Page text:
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The ‘fierce moral urgency’ of ObamaCare was… what, exactly?

2011/01/03

“Social justice.”  It simply wasn’t fair that some people didn’t have access to other people’s money to solve their health issues.  We needed a radically centralized system that TOOK CARE OF EVERYONE.

Berwick’s Orwellian Wellness Visit
By Robert M. Goldberg on 1.3.11 @ 6:07AM

As reported in this publication, Democrats have been quick to defend Donald Berwick’s dead of night inclusion of advanced directive and end of life planning into what is called the Annual Wellness Visit (what most of us call a checkup). They claim it’s purely voluntary and that Medicare already covers advanced directive discussions.

But the inclusion of the advanced directive and end of life planning is not voluntary, only the patient’s discussion is. Doctors are required to bring it up year after year. What’s more, noting that Medicare added the discussion of advance directives to the initial physical exam begs the question: why every year?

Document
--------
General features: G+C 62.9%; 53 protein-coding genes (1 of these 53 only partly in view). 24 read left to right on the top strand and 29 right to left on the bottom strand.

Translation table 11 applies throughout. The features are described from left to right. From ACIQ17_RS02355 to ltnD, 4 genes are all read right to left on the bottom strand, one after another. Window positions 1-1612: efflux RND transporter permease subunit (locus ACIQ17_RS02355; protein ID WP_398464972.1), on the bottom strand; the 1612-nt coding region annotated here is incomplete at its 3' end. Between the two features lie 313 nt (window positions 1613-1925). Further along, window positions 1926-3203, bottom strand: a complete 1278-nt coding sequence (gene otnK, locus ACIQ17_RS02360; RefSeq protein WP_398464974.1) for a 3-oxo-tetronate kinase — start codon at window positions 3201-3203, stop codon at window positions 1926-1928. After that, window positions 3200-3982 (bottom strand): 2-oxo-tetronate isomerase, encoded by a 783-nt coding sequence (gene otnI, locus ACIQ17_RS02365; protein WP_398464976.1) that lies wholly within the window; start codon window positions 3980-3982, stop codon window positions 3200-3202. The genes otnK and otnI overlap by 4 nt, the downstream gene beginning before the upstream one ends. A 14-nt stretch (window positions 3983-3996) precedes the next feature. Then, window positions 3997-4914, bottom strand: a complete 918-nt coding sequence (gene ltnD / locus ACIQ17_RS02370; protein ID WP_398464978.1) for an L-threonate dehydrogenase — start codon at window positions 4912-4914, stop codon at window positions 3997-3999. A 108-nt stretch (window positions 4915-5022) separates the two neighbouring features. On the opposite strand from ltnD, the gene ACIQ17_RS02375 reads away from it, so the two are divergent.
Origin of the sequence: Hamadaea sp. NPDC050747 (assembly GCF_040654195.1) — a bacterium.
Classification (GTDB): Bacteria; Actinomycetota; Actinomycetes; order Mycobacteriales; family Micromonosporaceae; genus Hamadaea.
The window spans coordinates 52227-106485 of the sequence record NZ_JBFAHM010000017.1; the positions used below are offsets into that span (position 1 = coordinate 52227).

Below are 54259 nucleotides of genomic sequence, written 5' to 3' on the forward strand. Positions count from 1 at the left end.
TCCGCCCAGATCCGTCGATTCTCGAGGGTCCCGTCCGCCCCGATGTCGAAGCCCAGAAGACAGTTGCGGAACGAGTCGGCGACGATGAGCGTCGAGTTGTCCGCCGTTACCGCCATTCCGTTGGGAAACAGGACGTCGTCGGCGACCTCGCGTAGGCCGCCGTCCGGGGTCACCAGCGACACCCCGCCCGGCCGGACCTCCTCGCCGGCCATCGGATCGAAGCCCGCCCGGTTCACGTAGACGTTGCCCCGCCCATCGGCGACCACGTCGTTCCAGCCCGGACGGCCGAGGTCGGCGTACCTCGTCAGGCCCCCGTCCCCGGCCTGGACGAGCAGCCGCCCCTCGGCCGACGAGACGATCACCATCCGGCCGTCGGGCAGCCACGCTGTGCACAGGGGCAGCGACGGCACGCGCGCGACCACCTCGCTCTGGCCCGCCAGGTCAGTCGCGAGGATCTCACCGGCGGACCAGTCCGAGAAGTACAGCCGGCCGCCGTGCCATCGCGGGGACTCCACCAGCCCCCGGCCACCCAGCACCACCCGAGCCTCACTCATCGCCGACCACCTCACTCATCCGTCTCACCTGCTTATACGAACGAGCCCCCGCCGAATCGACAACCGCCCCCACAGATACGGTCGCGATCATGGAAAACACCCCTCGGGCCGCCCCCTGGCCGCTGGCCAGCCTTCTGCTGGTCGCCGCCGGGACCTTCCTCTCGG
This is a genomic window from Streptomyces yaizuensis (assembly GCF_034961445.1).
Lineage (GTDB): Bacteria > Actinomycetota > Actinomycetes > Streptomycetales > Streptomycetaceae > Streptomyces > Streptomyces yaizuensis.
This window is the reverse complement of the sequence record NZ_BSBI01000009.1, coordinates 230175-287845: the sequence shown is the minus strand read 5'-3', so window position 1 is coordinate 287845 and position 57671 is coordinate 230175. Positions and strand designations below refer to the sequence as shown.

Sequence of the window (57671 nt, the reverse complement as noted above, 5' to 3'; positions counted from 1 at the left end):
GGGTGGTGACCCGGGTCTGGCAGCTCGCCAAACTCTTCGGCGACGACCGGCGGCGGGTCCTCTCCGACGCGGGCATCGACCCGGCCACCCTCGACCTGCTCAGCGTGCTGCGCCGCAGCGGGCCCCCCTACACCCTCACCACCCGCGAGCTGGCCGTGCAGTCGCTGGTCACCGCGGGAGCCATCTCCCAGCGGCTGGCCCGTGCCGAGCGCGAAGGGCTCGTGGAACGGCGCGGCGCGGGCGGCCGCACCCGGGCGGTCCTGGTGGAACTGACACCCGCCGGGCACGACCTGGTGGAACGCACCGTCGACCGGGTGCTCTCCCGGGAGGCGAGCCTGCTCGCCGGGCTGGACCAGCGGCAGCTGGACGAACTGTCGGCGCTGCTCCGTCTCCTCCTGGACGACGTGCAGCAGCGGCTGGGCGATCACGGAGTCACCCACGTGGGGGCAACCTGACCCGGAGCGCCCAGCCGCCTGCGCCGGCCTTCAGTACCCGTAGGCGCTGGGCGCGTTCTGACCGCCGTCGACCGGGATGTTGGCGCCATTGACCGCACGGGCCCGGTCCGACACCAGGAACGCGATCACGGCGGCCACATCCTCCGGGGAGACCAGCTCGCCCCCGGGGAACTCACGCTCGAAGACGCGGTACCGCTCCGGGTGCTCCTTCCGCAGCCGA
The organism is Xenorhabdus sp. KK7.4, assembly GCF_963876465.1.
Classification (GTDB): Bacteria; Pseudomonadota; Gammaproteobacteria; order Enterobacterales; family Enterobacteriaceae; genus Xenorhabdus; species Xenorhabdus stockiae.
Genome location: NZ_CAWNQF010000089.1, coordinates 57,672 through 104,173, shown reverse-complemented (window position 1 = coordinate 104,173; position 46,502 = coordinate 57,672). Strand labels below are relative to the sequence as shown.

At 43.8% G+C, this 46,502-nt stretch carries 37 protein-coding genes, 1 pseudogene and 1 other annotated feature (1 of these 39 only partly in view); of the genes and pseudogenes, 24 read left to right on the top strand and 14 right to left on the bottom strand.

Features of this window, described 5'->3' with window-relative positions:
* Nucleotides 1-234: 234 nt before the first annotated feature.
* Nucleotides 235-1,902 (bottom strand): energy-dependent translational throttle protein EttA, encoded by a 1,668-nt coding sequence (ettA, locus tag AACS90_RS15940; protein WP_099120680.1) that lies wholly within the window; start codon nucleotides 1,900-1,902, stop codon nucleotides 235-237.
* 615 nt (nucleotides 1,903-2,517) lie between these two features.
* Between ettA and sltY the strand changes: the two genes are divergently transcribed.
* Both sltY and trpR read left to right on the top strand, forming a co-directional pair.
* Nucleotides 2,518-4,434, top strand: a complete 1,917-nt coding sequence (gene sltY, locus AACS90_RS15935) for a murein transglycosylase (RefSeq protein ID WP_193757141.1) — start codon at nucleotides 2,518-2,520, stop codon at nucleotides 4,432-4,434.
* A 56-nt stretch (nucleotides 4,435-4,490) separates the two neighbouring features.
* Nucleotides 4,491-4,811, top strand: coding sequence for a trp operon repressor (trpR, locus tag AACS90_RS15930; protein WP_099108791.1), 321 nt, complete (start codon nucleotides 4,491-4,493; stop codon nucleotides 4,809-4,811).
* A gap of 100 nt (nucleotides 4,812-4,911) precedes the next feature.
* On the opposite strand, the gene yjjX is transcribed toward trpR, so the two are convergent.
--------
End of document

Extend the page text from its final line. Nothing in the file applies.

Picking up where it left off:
ObamaCare – and the way it is being “regulated” – is so damnably corrupt on so many levels one hardly knows where to begin.  I recall Superman comics as a kid.  The evil perp was always some angry-looking monster with a clear agenda of dominance and destruction.  Wasn’t until I met Lefties that I realized evil came in drag:  Smarmy condescention and talk of altruism hiding the power freak within.

. . .

This vampire must be slain with a sharp oak stake through it’s heart.  One does not “reform” such a creature.

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8 Comments leave one →
  1. Matt S permalink
    2011/01/04 02:34